Since the tragic shooting in Newtown, we’ve heard a lot of policy proposals. We’ve also heard from people saying we should just slow down and not have a policy discussion while the nation is grieving.

I don’t know what the right way to grieve is, but I do know that those saying we should slow down are essentially working to prevent policy change, whether they think they are or not. At least that’s what the political science on this suggests. 

A long tradition of scholarship, begun by John Kingdon and continued by Frank Baumgartner, Bryan Jones and others, suggests that the policy process is the result of policy entrepreneurs and other advocates who take advantage of the way events, like a school shooting, change the policy agenda. Groups of policy advocates have been working on a variety of issues all along, even if the rest of us are not paying attention. And then, when some major event or crisis comes along, this creates a policy window, in which something may well be done. Advocates work to make sure what is done is what they would like to have done. 

What is done may not even be the best solution. Indeed, policy advocates may be seen as champion solutions in search of a problem, and when an event like Newtown happens, they bring in their ready made solution. It’s not that the proposed solutions are necessarily bad ideas; only that they were not devised for this current crisis. They were devised by their advocates to solve some more general problem, and they are now matched with the current problem, because that is the problem that there is political will to solve.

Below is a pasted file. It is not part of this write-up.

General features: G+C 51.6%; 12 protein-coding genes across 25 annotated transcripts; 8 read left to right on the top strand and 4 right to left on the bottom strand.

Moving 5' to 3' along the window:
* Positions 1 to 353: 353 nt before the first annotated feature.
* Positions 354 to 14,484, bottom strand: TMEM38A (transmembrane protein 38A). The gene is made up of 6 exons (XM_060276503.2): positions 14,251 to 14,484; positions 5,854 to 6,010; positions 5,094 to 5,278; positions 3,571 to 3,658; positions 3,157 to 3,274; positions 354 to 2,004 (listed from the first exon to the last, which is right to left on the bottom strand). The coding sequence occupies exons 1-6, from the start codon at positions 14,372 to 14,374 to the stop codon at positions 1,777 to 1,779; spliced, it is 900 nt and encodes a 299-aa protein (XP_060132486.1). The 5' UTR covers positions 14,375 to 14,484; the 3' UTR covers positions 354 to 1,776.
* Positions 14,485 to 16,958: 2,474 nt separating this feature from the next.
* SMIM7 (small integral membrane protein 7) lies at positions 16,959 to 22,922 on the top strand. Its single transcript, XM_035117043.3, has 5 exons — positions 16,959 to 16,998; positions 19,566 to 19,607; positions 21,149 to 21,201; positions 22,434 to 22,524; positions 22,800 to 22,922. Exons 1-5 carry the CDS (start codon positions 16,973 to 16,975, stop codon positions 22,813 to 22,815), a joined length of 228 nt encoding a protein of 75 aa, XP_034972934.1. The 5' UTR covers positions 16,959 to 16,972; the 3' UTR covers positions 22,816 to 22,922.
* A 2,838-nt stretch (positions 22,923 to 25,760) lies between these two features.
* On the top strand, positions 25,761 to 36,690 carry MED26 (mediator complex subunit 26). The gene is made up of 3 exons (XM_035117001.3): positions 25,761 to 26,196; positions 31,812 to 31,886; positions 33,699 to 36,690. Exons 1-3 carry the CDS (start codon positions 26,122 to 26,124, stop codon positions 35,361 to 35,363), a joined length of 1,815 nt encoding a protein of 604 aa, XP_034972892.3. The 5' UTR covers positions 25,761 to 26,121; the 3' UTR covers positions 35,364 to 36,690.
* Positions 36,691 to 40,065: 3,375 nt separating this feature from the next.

So I’ll make a strong but ultimately obvious claim. Better gun control wouldn’t stop every mass shooting. Probably not even this one. Better mental health care wouldn’t either. Neither would arming teachers or prayer in school or more male teachers. But some of those policies may be good ideas anyway. Some would not be.

The time to have the debate about that is now, because now is when attention is focused on the problem. It’s not a rational, detached process. It’s politics. The best we can do is try to make sure that, if anything is done now, it’s something we like. And that means talking about it. Right now.

[Cross-posted at Mischiefs of Faction]

Hans Noel

Hans Noel is an assistant professor of government at Georgetown University.